They always talk who never think. – Matthew Prior
Unlike a lot of people, I enjoy flying. Sure, the seats are uncomfortable; the cabin pressure can make your ears hurt; and human beings, in general, are the worst. However, how often do you get the excuse to do whatever you want—read a magazine, watch a show on your laptop—without any guilt at being unproductive?
But in order for me to actually enjoy this indulgent ride, I first had to actually get on the plane. Which, this last Monday, was nearly not the case.
So behind schedule, the kiosk would not print my boarding pass because I was “too tardy” and directed me to one of the concierges. With a line already formed, though, I didn’t have time to wait only to be told I couldn’t catch my flight. So approaching the first person in line, I asked if I could cut.
My excuse: Because I needed to catch my flight.
Well, duh… We’re all there because we’re trying to catch our flight. However, as unconvincing as my excuse was, it worked.
Now, before you start claiming shenanigans, let me explain the magic behind the social psychological spell I cast.
In 1978, Ellen Langer and colleagues conducted a famous study at City University’s Graduate Center, where a Xerox copy machine often had graduate students lined up at to make copies (that’s typically what you do at copy machines).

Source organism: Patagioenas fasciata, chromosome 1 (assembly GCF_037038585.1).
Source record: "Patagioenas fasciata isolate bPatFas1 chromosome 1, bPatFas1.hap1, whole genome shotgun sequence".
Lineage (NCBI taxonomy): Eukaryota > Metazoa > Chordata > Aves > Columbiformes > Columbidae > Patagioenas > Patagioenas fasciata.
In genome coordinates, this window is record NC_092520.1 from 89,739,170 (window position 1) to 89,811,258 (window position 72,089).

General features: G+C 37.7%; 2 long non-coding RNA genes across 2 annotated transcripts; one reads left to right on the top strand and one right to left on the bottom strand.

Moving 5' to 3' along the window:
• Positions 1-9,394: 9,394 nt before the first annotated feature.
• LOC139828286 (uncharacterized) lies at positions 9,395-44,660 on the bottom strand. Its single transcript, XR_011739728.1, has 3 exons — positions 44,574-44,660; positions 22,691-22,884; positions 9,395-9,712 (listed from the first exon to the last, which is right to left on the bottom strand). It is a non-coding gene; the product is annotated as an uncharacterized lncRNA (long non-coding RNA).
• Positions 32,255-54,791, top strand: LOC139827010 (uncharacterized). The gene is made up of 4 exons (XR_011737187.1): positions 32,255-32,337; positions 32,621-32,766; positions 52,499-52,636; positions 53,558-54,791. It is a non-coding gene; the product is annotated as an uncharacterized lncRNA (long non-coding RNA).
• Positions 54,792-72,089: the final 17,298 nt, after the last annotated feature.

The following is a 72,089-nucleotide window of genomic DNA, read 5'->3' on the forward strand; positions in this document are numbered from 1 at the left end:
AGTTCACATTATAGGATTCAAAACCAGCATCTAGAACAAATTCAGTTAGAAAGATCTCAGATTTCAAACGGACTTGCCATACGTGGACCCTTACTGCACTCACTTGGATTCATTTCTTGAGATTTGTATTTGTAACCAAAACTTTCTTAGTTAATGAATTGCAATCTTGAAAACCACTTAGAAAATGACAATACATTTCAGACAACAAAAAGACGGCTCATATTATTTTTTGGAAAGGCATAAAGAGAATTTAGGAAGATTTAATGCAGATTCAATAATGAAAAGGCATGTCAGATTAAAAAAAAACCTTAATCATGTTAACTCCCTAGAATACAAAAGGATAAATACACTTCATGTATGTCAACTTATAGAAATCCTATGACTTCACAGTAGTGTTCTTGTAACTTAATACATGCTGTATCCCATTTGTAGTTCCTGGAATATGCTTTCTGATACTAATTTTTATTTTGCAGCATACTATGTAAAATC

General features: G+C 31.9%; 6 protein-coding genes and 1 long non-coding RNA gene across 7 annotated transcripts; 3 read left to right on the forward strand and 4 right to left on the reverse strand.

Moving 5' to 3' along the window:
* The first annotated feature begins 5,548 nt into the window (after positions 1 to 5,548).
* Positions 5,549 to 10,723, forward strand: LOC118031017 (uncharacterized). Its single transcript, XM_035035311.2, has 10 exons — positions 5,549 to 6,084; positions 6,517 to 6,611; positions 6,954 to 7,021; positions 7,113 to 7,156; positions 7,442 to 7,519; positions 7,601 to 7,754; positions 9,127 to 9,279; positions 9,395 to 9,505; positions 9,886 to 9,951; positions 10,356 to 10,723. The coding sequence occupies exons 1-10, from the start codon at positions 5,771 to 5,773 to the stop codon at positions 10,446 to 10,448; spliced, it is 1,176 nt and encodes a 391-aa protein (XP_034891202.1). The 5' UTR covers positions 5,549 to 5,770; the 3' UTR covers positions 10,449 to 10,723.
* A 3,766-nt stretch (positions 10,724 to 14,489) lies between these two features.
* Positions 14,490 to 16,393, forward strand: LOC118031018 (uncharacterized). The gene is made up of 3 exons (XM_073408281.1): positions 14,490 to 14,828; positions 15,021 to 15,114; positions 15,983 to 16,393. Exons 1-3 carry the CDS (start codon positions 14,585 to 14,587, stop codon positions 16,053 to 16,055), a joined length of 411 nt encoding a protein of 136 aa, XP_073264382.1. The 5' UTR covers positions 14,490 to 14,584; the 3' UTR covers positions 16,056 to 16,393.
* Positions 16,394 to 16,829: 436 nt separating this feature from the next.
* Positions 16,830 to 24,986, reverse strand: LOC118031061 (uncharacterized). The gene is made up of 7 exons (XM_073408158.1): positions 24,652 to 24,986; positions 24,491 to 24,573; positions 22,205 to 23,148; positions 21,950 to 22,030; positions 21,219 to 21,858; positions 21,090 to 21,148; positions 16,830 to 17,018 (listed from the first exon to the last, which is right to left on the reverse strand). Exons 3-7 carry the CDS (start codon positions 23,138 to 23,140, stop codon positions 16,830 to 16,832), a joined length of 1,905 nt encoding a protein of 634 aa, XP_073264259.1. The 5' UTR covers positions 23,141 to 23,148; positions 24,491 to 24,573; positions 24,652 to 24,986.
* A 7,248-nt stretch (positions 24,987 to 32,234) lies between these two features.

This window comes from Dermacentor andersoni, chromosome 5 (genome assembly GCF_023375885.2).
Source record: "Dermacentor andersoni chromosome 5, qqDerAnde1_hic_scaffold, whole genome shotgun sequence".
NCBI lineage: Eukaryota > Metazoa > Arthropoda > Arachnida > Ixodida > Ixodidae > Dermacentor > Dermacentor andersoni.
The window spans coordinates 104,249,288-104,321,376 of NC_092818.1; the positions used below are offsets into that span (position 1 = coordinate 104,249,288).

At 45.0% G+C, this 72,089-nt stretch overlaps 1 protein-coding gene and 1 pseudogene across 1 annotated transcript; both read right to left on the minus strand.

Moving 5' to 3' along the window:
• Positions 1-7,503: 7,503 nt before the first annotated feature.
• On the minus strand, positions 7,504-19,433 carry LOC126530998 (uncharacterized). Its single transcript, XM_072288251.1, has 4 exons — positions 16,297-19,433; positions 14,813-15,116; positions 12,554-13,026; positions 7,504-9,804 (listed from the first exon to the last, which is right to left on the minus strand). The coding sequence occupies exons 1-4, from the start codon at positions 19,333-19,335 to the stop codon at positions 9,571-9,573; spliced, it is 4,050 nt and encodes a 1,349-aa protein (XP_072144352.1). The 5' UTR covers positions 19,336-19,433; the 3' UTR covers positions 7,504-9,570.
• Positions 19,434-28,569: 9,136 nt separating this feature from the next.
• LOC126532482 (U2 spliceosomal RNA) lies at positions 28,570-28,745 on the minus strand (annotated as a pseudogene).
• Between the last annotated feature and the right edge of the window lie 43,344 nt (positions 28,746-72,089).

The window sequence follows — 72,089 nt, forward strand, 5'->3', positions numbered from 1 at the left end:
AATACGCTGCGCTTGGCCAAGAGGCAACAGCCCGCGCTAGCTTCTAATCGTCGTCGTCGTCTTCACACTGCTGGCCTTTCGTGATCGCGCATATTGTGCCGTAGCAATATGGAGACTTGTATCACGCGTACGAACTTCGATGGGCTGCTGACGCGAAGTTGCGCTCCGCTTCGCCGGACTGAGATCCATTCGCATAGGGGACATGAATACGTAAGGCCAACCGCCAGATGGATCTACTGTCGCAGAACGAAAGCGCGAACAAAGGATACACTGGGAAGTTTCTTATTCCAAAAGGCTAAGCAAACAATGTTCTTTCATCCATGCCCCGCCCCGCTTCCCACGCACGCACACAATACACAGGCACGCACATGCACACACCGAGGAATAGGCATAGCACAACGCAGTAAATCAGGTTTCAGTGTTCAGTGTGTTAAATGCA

Essentially, then, the researchers had “confederates” (i.e. psychology researchers disguised as normal people) approach those at the front of these lines and make one of three requests:
1) Excuse me, may I use the Xerox machine?
2) Excuse me, may I use the Xerox machine because I’m in a rush.
3) Excuse me, may I use the Xerox machine because I have to make copies.
First off, if the confederate made Request #1, about 60% of people at the front of the line let the confederate cut. What’s interesting, though, is the rate of agreement for the next two. For if you noticed, the third statement is rather absurd: yes—everyone is at the Xerox machine to make copies. However, regardless if Request #2 or #3 was used, about 95% of people let the confederate cut.
That is, regardless of the reason given for needing to cut, the mere fact that a reason was given was enough to make the person at the front of the line agree.
The researchers claim that when people aren’t thinking deeply about the situation/the request/etc., they fall back on their “automatic” or typical pattern of behavior for these kinds of situations: request is made –> reason is given –> permission is granted.
Thus, returning to my initial example, it wouldn’t have really mattered what I said to cut in line to speak with the concierge so long as I said something.
Don’t think I haven’t used this trick before…maybe even with the title of this blog?
Langer, E., Blank, A., & Chanowitz, B. (1978). The Mindlessness of Ostensibly Thoughtful Action: The Role of “Placebic” Information in Interpersonal Interaction. Journal of Personality and Social Psychology. 36(6), 635-42.